I belong to a number of online chicken groups. The posts range from requests for help, show and tell, smiles and snarls and, occasionally, stories from folks that are able to inject some humour into the everyday life of chicken keeping. Let’s face it, lots about birds involves dust, poop, first aid and cleaning. If you can get a smile from your flock go for it.
This is a compilation of various posts from guest contributor, Amy Willetts, and her observations about flock life.
“Get chickens.” I said
“It’ll be fun.” I said
Well, I’m stupid!
I should have just stuck to Barred Rocks, easy peasy. You build a coop; they just know to go in at night. You provide boxes; they just know to lay their eggs in them.
But no – I had to have Drama Brahmas. So, I’m watching this Brahma for an hour this morning. She’s pacing the coop; she’s in and out of every box. She’s working herself up, and every other hen in the flock!
“KAREN! JUST GET IN THE BOX AND LAY YOUR **** EGGGGGG!!!”
Then she goes under the coop into a deep hole they had previously dug, where she begins panting, wings drooping, tail down, and starts closing her eyes.
Now listen, my least favorite thing, just under sticking my finger in a vent to feel for an egg is to put a chicken in a bath, but it’s looking like this is it. I’ll have no other choice.
So out comes the litter box, warm water, Epsom salt, and towel. And I’m mentally preparing for Operation Hen Retrieval. This is going to require me to catch the rooster, cover his eyes, sneak the granddaughter in to crawl under the coop and grab the chicken and get out before R2D2 kills both of us.
We head out to the coop and, of course, there she is in the run, pecking around and eating like nothing happened.
Under the coop, in the hole, is her prize work, which a Barred Rock is unsuccessfully trying to rescue. Rolling it up and dropping it back into the hole.
So, Operation Hen Retrieval turned into Operation Egg Retrieval, to which, the Barred Rock was like, “Hey thanks. Wait… come back with that!”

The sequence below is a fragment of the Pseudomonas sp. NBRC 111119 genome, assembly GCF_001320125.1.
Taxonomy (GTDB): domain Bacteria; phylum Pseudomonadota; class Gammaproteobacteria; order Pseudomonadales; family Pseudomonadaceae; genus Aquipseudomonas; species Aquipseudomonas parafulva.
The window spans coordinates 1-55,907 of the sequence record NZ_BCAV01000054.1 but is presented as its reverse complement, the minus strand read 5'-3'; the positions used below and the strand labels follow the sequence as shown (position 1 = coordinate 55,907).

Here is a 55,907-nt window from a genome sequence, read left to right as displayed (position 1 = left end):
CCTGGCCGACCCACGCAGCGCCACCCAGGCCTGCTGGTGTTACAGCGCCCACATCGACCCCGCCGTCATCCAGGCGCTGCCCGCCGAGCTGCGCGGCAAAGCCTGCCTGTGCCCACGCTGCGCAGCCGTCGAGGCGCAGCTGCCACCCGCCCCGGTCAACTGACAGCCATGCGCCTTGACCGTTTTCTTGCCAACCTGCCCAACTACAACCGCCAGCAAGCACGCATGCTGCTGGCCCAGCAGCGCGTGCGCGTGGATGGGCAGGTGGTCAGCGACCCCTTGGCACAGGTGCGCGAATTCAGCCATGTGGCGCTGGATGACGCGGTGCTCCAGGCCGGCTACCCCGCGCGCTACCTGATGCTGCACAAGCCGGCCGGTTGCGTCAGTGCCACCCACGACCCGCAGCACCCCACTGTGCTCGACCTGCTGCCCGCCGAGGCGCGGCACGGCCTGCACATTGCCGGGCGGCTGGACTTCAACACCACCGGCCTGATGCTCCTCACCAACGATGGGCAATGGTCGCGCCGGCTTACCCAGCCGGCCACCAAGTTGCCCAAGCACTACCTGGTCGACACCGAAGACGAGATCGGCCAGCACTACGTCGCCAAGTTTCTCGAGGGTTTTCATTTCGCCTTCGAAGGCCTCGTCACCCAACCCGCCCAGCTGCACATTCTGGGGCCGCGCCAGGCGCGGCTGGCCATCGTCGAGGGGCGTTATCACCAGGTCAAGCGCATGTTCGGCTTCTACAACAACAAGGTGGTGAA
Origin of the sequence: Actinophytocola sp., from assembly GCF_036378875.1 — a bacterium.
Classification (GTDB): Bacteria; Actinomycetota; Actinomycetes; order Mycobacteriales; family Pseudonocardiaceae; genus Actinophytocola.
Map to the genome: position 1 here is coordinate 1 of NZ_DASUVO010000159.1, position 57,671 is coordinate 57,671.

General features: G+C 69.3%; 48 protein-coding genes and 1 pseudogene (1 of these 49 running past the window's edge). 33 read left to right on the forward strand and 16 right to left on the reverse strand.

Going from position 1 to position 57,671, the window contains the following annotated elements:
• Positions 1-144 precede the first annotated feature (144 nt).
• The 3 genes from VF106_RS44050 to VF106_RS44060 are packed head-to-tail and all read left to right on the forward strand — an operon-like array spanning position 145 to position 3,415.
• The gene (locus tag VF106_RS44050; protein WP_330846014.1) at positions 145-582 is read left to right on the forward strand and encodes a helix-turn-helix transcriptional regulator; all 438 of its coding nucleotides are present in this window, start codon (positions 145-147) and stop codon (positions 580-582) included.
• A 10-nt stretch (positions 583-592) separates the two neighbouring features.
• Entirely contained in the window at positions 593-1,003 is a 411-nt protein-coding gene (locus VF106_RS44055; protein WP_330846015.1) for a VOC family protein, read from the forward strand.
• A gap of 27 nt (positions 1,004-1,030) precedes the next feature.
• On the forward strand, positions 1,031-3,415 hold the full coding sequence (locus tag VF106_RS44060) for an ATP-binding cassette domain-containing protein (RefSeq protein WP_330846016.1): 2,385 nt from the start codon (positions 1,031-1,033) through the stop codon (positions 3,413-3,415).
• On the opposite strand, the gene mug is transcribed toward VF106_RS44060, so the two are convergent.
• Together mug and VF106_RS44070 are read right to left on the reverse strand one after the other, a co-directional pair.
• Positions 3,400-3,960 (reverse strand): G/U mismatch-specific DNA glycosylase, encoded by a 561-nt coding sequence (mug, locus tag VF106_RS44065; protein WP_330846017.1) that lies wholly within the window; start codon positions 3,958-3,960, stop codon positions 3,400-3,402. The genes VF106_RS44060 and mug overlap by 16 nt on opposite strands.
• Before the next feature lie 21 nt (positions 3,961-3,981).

So, yeah: Get chickens… it’s so much fun.
Meet Karen and her prize.
If I Go Missing Question Angie First
Angie is starting to scare me.
She gets in the box to lay an egg, and any other hen that even entertains the idea of entering the coop is immediately warned.
This sound comes from what I can only assume is the pits of hell.
Oh, nope. That’s just Angie.
You may remember her from her short acting career.
Flo loves to sleep – standing up – in the fresh water.
But here’s the thing, Flo is the first to lay eggs. So, at this point Flo can do whatever TF she wants. Just sayin’, breakfast gets priority.
Let Me Just Show You How It’s Done
Did you realize all the different roles that a rooster plays in the flock? He’s more than just the baby daddy. He will stand between danger and his ladies. He will steer them clear of unsafe pecking grounds. He will bring order to drama between the hens. Today I learned another amazing hat that “The Boss” (as my grandson loves to refer to him as) wears in our backyard flock: teacher.
I went out to water the flowers at the coop this morning. I couldn’t find R2D2 anywhere. It turns out he was inside the coop. I looked in the window and asked him if he was taking a break. He’s been a busy guy: learning to crow, mating as many of the hens as he can catch and being an all-around weirdo. Then he goes to the door, and softly clucks out towards the run. Within seconds, in comes Flo, my most developed Barred Rock. She goes right over to the corner of the coop and begins scratching and situating. So, R2D2 goes over and kicks all the wood chips out of the corner till you can see bare floor. He proceeds over to the nest box, gets in, and begins fluffing the bedding around. Flo is intently watching him. He burrows his big ‘ole self down and makes a perfect indentation, all the while, still softly clucking at her. Then he gets out, and she gets in and lays down.
I realize that I may have enjoyed the ‘90s waaaaay more than I should have but I think he was teaching her that the box is where she is supposed to lay. And I feel like the conversation went like this:
“Listen, lady I’ll just show you because if you don’t start giving eggs we’re ALL going to end up in the freezer!”
By that afternoon, there was a perfect little egg in that box.
I have watched him do this with any new layer that enters the coop unattended by an already experienced hen.
Don’t discount the importance of these guys. They wear many hats, and all of them are an important part of your flock!
I am a Midwest farm girl whose been raising chickens for almost 10 years off and on. My husband and I traveled the US for three years, and decided it was time to come home, circle the wagons and teach the grandkids how to be more self-sufficient. Having chickens is the gateway to that life. Once you do it, you’ll never want to stop.
Thanks to Amy for sharing her stories and insights. If you’ve got something you’d like to share feel free to drop me a line by using the ‘contact’ button on the home page.